See also:American general, was
See also:born at St Albans,
See also:Vermont, on the 17th of
See also:February 1824, and graduated from West Point in '845, being assigned to the engineer branch of the army . He was twice assistant
See also:professor of
See also:mathematics at West Point (1846—1848 and 1855—1856) . During the first
See also:campaign of the
See also:Civil War he was employed on the
See also:staff, in
See also:August 1861 became brigadier-general of
See also:volunteers, and was breveted
See also:lieutenant-colonel U.S.A. for his gallantry at the
See also:action of
See also:Oak Swamp . In
See also:July '862 he received promotion to the
See also:rank of major-general U.S.V .
See also:Smith led his division with conspicuous valour at
See also:Antietam, and was again breveted in the
See also:regular army . On the
See also:assignment of General
See also:Franklin to a
See also:superior command Smith was placed at the
See also:bead of the VI.
See also:corps of the Army of the
See also:Potomac, which he led at the disastrous
See also:battle of Fredericksburg (q.v.) . The recriminations which followed led to the famous general
See also:order in which several of the
See also:officers of the army were dismissed and suspended by General Burnside . Smith was one of these, but it is to his
See also:credit that he did not leave the army, and as a brigadier-general he commanded troops in Pennsylvania during the critical days of the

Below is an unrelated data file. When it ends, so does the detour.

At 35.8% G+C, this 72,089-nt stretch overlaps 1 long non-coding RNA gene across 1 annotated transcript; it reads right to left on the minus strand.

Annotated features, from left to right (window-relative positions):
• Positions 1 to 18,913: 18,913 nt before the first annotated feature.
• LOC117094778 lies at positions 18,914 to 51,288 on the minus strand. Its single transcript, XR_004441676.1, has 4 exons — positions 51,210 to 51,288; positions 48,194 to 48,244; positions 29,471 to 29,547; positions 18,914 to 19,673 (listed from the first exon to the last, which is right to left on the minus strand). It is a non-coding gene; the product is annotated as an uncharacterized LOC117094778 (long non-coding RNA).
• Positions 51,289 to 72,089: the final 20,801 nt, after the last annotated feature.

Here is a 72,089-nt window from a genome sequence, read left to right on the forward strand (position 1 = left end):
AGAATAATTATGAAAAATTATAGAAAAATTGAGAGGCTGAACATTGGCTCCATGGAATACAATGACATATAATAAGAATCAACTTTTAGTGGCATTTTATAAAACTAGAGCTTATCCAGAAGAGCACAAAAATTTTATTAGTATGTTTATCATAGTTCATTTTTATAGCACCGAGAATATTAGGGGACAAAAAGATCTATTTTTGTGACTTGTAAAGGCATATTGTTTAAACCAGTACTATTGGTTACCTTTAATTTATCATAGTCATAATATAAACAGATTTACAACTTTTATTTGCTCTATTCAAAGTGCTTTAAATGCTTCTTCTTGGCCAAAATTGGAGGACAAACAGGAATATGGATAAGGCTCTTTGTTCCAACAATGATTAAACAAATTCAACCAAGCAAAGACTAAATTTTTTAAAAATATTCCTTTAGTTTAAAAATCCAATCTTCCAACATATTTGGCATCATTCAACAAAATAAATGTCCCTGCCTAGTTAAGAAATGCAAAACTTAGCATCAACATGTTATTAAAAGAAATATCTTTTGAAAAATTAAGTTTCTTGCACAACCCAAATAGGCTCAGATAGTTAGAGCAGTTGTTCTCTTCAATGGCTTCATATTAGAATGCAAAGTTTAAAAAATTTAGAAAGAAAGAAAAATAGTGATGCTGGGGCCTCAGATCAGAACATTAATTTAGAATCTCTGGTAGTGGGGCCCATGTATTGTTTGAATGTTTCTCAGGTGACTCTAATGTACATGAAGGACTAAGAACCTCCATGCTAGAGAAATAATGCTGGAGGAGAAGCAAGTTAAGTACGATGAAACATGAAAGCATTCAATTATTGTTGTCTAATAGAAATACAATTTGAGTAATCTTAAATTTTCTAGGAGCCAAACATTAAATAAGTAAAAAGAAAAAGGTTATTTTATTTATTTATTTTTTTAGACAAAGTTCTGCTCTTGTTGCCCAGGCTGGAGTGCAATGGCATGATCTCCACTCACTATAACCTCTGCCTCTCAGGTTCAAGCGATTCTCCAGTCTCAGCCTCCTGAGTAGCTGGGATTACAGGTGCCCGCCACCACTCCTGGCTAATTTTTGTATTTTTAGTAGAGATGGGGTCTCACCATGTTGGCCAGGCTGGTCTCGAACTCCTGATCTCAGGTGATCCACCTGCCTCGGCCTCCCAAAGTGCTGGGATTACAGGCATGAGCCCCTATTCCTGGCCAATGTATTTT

See also:Gettysburg campaign . Later in '863 he was assigned to
See also:duty as chief engineer of the Army of the
See also:Cumberland . As such he conducted the engineer operations which reopened the "
See also:line " from
See also:Chattanooga (q.v.) to the
See also:base of supplies . Of this action the
See also:Committee on military affairs reported in 1865 that " as a subordinate, General W . F .
Smith had saved the Army of the Cumberland fromcapture, and afterwards directed it to victory." Smith was now again nominated for the rank of major-general U.S.V., and
See also:Grant, who was much impressed with Smith's
See also:work, insisted strongly that the nomination should be confirmed, which was accordingly done by the
See also:Senate in
See also:March '864 . Grant, according to his own statement, " was not long in finding out that the objections to Smith's promotion were well grounded," but he never stated the grounds of his complaint, and Smith, in the " Battles and Leaders" series, maintained that they were purely of a
See also:personal character . Forthe Virginian campaign of '864 Smith was specially assigned by Grant to command the XVIII. corps, Army of the
See also:James, and he took
See also:part in the battle of
See also:Cold Harbor and the first operations against
See also:Petersburg, after which, while absent on leave, he was suddenly deprived of his command by Grant . He resigned from the volunteers in 1865, and from the U.S. army in '867 . From '864 to 1873 he was
See also:president of the
See also:International Telegraph
See also:Company, and in '875—1881 served on the
See also:board of
See also:police commissioners of New
See also:York, becoming president of this in 1877 . After 1881 he was engaged in civil
See also:engineering work . He died at
See also:Philadelphia on the 28th of February 1903 .
WILLIAM SMITH (fl. 1596)
WILLIAM HENRY SMITH (1808—1872)
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